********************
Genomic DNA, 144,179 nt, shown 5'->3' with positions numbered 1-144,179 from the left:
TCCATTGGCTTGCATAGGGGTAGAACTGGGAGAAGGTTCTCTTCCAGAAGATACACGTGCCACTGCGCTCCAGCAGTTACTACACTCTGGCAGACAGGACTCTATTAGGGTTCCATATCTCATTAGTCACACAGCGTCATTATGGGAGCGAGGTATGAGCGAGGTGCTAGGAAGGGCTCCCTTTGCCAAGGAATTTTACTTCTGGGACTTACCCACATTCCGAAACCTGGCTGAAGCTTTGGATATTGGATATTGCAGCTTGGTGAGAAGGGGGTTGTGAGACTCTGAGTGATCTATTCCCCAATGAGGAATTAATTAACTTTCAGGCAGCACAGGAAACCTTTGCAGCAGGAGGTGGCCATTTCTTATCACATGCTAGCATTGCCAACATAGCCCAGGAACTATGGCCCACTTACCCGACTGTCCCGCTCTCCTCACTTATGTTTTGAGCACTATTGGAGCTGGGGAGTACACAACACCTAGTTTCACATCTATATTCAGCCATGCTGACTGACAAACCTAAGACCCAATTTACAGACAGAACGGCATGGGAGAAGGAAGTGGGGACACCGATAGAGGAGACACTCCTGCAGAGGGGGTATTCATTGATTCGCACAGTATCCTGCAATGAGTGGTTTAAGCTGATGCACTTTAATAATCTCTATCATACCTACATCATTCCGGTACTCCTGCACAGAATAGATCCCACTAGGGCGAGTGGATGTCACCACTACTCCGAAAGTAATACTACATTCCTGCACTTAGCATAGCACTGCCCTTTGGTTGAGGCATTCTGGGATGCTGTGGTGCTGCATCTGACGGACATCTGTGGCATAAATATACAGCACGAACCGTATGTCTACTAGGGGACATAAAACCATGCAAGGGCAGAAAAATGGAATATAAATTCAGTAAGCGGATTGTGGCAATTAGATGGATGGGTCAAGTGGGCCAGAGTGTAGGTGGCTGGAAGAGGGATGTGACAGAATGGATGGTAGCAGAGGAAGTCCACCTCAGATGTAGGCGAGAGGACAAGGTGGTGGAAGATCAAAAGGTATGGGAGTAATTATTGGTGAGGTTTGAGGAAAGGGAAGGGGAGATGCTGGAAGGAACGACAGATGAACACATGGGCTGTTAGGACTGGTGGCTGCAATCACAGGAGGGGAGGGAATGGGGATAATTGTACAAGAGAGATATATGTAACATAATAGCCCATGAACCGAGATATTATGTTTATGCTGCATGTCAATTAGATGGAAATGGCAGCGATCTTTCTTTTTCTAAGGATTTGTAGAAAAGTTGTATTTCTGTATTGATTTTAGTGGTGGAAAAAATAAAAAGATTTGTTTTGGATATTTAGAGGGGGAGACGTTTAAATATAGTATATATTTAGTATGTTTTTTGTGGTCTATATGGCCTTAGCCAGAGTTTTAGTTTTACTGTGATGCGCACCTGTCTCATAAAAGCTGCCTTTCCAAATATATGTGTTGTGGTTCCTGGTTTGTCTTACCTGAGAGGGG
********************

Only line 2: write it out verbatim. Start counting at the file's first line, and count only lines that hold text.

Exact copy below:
TCCATTGGCTTGCATAGGGGTAGAACTGGGAGAAGGTTCTCTTCCAGAAGATACACGTGCCACTGCGCTCCAGCAGTTACTACACTCTGGCAGACAGGACTCTATTAGGGTTCCATATCTCATTAGTCACACAGCGTCATTATGGGAGCGAGGTATGAGCGAGGTGCTAGGAAGGGCTCCCTTTGCCAAGGAATTTTACTTCTGGGACTTACCCACATTCCGAAACCTGGCTGAAGCTTTGGATATTGGATATTGCAGCTTGGTGAGAAGGGGGTTGTGAGACTCTGAGTGATCTATTCCCCAATGAGGAATTAATTAACTTTCAGGCAGCACAGGAAACCTTTGCAGCAGGAGGTGGCCATTTCTTATCACATGCTAGCATTGCCAACATAGCCCAGGAACTATGGCCCACTTACCCGACTGTCCCGCTCTCCTCACTTATGTTTTGAGCACTATTGGAGCTGGGGAGTACACAACACCTAGTTTCACATCTATATTCAGCCATGCTGACTGACAAACCTAAGACCCAATTTACAGACAGAACGGCATGGGAGAAGGAAGTGGGGACACCGATAGAGGAGACACTCCTGCAGAGGGGGTATTCATTGATTCGCACAGTATCCTGCAATGAGTGGTTTAAGCTGATGCACTTTAATAATCTCTATCATACCTACATCATTCCGGTACTCCTGCACAGAATAGATCCCACTAGGGCGAGTGGATGTCACCACTACTCCGAAAGTAATACTACATTCCTGCACTTAGCATAGCACTGCCCTTTGGTTGAGGCATTCTGGGATGCTGTGGTGCTGCATCTGACGGACATCTGTGGCATAAATATACAGCACGAACCGTATGTCTACTAGGGGACATAAAACCATGCAAGGGCAGAAAAATGGAATATAAATTCAGTAAGCGGATTGTGGCAATTAGATGGATGGGTCAAGTGGGCCAGAGTGTAGGTGGCTGGAAGAGGGATGTGACAGAATGGATGGTAGCAGAGGAAGTCCACCTCAGATGTAGGCGAGAGGACAAGGTGGTGGAAGATCAAAAGGTATGGGAGTAATTATTGGTGAGGTTTGAGGAAAGGGAAGGGGAGATGCTGGAAGGAACGACAGATGAACACATGGGCTGTTAGGACTGGTGGCTGCAATCACAGGAGGGGAGGGAATGGGGATAATTGTACAAGAGAGATATATGTAACATAATAGCCCATGAACCGAGATATTATGTTTATGCTGCATGTCAATTAGATGGAAATGGCAGCGATCTTTCTTTTTCTAAGGATTTGTAGAAAAGTTGTATTTCTGTATTGATTTTAGTGGTGGAAAAAATAAAAAGATTTGTTTTGGATATTTAGAGGGGGAGACGTTTAAATATAGTATATATTTAGTATGTTTTTTGTGGTCTATATGGCCTTAGCCAGAGTTTTAGTTTTACTGTGATGCGCACCTGTCTCATAAAAGCTGCCTTTCCAAATATATGTGTTGTGGTTCCTGGTTTGTCTTACCTGAGAGGGG